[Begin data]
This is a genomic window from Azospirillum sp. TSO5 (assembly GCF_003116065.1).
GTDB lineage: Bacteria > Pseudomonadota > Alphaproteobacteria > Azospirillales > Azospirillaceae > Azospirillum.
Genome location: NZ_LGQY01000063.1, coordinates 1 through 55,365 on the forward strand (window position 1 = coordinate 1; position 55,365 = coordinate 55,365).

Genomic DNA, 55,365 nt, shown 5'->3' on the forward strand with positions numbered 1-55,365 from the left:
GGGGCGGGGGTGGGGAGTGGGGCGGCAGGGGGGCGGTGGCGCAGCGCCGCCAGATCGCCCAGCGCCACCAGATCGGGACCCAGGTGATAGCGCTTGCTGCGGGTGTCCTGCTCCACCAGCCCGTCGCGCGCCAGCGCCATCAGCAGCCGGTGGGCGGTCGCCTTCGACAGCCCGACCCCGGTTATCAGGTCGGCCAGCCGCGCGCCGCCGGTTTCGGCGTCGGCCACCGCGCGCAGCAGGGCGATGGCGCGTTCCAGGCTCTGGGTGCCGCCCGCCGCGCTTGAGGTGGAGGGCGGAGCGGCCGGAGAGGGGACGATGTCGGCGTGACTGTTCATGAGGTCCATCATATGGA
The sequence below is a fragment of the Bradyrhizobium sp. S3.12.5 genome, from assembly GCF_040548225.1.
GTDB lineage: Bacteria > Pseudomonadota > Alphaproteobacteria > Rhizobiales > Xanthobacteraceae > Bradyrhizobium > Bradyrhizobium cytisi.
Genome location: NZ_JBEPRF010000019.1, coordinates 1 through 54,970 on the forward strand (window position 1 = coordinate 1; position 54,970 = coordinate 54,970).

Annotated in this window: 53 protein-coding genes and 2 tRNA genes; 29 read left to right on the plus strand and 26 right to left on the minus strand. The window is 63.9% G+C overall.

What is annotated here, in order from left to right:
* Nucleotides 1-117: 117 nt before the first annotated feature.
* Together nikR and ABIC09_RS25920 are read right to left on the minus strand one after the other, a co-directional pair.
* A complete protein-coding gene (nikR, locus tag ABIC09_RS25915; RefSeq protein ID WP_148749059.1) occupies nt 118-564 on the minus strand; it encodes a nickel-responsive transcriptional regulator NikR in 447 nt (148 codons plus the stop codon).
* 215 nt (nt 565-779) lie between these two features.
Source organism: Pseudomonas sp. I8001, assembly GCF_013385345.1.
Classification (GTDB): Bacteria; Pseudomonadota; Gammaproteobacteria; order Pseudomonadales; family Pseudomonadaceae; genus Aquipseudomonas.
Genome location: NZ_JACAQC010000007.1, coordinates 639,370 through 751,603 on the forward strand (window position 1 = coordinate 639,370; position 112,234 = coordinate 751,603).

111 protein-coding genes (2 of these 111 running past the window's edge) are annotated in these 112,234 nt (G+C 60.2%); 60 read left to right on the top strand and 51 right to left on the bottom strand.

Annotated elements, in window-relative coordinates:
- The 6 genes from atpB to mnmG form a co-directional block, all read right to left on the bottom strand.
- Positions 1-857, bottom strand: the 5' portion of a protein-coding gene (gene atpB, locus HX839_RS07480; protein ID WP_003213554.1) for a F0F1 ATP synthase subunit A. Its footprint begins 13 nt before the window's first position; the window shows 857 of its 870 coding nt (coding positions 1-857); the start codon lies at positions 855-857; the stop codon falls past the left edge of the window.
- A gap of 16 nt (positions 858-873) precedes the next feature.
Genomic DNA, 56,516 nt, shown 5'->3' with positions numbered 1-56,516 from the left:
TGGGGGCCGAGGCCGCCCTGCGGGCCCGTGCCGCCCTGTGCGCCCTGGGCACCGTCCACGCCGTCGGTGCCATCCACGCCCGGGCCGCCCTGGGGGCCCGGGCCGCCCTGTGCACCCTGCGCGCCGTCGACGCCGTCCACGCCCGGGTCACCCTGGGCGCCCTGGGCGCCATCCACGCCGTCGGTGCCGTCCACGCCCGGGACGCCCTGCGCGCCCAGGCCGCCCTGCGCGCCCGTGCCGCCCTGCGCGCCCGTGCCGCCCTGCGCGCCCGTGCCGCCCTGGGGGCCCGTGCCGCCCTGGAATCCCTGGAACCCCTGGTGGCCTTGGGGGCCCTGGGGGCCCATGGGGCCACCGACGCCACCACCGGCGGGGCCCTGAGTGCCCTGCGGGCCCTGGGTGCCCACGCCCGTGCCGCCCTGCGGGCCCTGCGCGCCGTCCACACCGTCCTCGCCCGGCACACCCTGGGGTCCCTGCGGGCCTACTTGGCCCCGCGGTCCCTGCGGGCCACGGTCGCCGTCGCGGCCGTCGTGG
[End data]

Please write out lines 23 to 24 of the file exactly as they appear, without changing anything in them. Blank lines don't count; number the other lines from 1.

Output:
Genomic DNA, 56,516 nt, shown 5'->3' with positions numbered 1-56,516 from the left:
TGGGGGCCGAGGCCGCCCTGCGGGCCCGTGCCGCCCTGTGCGCCCTGGGCACCGTCCACGCCGTCGGTGCCATCCACGCCCGGGCCGCCCTGGGGGCCCGGGCCGCCCTGTGCACCCTGCGCGCCGTCGACGCCGTCCACGCCCGGGTCACCCTGGGCGCCCTGGGCGCCATCCACGCCGTCGGTGCCGTCCACGCCCGGGACGCCCTGCGCGCCCAGGCCGCCCTGCGCGCCCGTGCCGCCCTGCGCGCCCGTGCCGCCCTGCGCGCCCGTGCCGCCCTGGGGGCCCGTGCCGCCCTGGAATCCCTGGAACCCCTGGTGGCCTTGGGGGCCCTGGGGGCCCATGGGGCCACCGACGCCACCACCGGCGGGGCCCTGAGTGCCCTGCGGGCCCTGGGTGCCCACGCCCGTGCCGCCCTGCGGGCCCTGCGCGCCGTCCACACCGTCCTCGCCCGGCACACCCTGGGGTCCCTGCGGGCCTACTTGGCCCCGCGGTCCCTGCGGGCCACGGTCGCCGTCGCGGCCGTCGTGG